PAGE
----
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Does The Media Influence The Way People Think?

Paper Type: Free Essay Subject: Media
Wordcount: 954 words Published: 9th May 2017

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“It is the responsibility of intellectuals to speak the truth and expose lies” (Chomsky, 2008). In what way does information transmitted by the media influence the way people think? How we relate our values, attitude and beliefs about the world and others (Stuart, 2005). Fox News and the BBC are all well known examples of broadcast journalism (Hackett, 1999) and have been the focus of this research. The media plays a fundamental role in shaping societies opinions about significant issues (Asmal, 2008), the aftermath of 9/11 and 7/7 bombings media’s impact still resonates throughout the world today, especially its impact on those who follow the Islamic faith. This paper highlights responses to media representations of Muslims and Islam in general. The main areas of interest for this piece of work will be the psychological explanations the current perceptions of Islam and its link to the media and whether factors such as religious background, gender and critical thinking skills have an effect on those for attitudes formed through the media.

News Media Broadcasts Impact and Bias

Broadcast journalism is a term that refers to news media in which information and current events are presented through electronic media, primarily through television news programs (disserbookblue). Media broadcasts such as these are responsible for the way news is gathered and transmitted, which is also relevant in political processes (Stuart, 2005).They tend to be a persuasive source of information, in the sense that it primarily has the potential to control to some extent the minds of the viewers, which in this case is the ultimate aim in exercise of power, usually indirect. Whilst the control of intentions, opinions, beliefs or knowledge acquired are that news can and ought to be a balanced objective reflection of social reality; the political attitudes of journalist or editorial decision makers are a major determinant of the news bias (Hackett, 1999).

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Chompsky,1987, felt that whilst it is the intended purpose to empower the public to voice their opinion and control the government this is not how it is always used. Instead he presumes that the American media industry consists of “myth makes” that shape and restrict information which move the public to apathy and detachment and as a consequence allow the elite to run the country as they please. Chomsky felt that values such as democracy and freedom must be mobilized to protect are but they are instead threatened by the unregulated control of those who own the media. (Journal of Ethnic and Migration Studies, 2009).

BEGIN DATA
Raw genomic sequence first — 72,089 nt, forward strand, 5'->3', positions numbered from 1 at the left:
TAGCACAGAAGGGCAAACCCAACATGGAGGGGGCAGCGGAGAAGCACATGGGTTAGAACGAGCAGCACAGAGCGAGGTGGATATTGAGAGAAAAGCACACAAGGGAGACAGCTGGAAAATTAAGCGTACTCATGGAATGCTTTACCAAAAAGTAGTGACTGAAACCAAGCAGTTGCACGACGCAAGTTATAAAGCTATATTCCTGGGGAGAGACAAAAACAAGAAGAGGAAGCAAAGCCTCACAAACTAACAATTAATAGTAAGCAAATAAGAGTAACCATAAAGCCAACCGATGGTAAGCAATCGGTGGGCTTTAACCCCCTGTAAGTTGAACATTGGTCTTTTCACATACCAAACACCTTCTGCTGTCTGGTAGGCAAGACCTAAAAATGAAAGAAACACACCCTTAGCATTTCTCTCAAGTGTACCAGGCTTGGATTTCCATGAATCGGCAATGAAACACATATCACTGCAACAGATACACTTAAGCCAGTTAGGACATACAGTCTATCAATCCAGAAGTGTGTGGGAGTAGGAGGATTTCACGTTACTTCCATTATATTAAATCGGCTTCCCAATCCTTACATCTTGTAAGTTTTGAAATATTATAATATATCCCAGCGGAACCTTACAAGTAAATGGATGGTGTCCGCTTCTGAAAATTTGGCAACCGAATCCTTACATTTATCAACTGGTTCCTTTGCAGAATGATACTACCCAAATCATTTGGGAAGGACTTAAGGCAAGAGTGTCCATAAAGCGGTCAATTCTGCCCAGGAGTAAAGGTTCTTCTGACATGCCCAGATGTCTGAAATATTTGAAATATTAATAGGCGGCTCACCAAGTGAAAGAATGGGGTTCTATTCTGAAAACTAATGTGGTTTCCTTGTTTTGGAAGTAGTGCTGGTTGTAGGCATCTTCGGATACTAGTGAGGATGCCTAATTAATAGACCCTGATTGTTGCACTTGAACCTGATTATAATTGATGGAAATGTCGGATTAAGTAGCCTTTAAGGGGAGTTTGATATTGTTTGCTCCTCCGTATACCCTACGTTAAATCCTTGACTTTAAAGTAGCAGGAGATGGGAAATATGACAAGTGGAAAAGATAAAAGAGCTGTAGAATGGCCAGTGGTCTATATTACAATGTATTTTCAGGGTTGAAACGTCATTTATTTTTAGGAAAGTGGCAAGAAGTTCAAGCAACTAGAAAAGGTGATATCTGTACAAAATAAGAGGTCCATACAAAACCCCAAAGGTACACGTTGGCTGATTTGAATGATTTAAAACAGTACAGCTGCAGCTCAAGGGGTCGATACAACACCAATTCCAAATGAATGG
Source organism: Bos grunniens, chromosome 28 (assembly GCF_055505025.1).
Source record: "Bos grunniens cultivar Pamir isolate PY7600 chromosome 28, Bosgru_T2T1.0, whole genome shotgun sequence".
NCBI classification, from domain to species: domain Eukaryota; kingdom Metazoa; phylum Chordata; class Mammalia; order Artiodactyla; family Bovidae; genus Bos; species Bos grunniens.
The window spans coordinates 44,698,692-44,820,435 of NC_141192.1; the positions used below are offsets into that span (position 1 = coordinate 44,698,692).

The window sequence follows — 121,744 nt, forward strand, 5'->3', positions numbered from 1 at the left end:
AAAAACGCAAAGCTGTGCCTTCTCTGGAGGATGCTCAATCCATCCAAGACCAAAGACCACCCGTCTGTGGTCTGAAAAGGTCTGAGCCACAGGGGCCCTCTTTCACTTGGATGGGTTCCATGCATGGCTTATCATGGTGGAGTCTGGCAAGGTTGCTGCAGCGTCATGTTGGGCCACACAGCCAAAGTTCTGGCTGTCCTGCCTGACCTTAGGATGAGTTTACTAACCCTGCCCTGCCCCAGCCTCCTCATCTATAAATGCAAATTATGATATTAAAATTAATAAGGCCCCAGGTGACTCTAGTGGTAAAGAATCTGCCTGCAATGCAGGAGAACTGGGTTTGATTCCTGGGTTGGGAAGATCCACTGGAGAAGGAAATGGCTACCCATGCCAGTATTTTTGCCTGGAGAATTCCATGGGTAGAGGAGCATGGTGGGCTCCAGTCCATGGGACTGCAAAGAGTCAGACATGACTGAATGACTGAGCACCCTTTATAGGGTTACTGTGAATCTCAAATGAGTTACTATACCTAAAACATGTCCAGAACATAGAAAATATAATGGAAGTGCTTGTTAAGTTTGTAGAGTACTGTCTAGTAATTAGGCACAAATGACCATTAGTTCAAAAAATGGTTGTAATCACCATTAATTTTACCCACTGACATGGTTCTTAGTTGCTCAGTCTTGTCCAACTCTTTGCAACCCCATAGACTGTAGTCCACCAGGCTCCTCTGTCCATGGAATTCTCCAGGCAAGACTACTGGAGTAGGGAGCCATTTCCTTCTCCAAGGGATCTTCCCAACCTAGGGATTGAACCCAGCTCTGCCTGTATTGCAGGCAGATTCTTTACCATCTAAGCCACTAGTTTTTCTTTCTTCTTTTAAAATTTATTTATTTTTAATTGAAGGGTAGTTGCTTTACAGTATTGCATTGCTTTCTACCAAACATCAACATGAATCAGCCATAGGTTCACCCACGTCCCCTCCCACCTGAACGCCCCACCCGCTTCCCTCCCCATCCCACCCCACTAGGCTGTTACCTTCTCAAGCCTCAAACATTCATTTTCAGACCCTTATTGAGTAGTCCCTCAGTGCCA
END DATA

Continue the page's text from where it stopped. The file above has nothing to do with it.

Nevertheless media ownership is a very significant factor to keep in mind when considering media bias (Besley & Prat 2004, Djankovet al. 2003). In the context of news, media bias is very well documented, a popular example that has been referred to very often is; American news broadcast channel Fox News. Findings from previous research such as ……. have found drastically different assertions from the “war on terror” and Islamic representation to recent political process in regard to America’s presidential campaign (Vigna and Kaplan, 2005). “I challenge anybody to show me an example of bias in Fox News Channel.”–Rupert Murdoch (Salon, 3/1/01)The 24-hour Fox News channel is privately owned by Rupert Murdoch and was introduced in October 1996 to compete with CNN. By June 2000, 17.3 percent of the US population reported watching Fox News regularly (Scarborough Research data). Fox News coverage, however, is unique among the television media. Fox News is significantly to the right of all the other mainstream television networks (ABC, CBS, CNN, and NBC) (Groseclose and Milyo, 2005).

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However media bias generated by ownership can simply be explained through news consumption, which demands media to provide news caters to different audiences. (Mullainathan and Shleifer 2005, Gabszewicz, Laussel and Sonnac 2001). Empirical evidence to support this notion was adopted by a survey conducted by Pollingpoint based on 73,969 online interviews with U.S. adults aged 18 and older carried out from the 1st of October to the 21st of October 2004. These findings roughly describe the relationship between the viewers and news broadcasting channels, especially in relation to political identity (democrat or republican) and their valuations of TV networks. Nine in ten Republicans stated that FOX News offers the best news coverage among television networks, whereas Democrats seemed to have divided their loyalty among PBS and CNN with nearly 70 % naming one of the two as the best news source. The chart highlighted different preferences for different news, there clearly seems to be a demand for certain news by different segments of consumers. Therefore media firms provide professed bias to cater to this demand (Mullainathan & Shleifer, 2005).

Media bias tends to emerge in the form of optimal slanting strategies of news providers because their target audience want certain (albeit different) degree and direction of slant. Thus, the extent of media bias is mainly the result of consumer heterogeneity (dissimilarity). This is intuitive. After all, if there is a need and demand for biased news, privately owned media will have an incentive to satisfy that need. Apart from Mullainathan & Shleifer (2005), Gentzkow & Shapriro (2004) also argue that media bias may emerge from competing media catering to biased viewers beliefs but in their paper the mechanism is slightly different: viewers consider the news that are consistent with their prior expectations of high quality (Xiang 2005).


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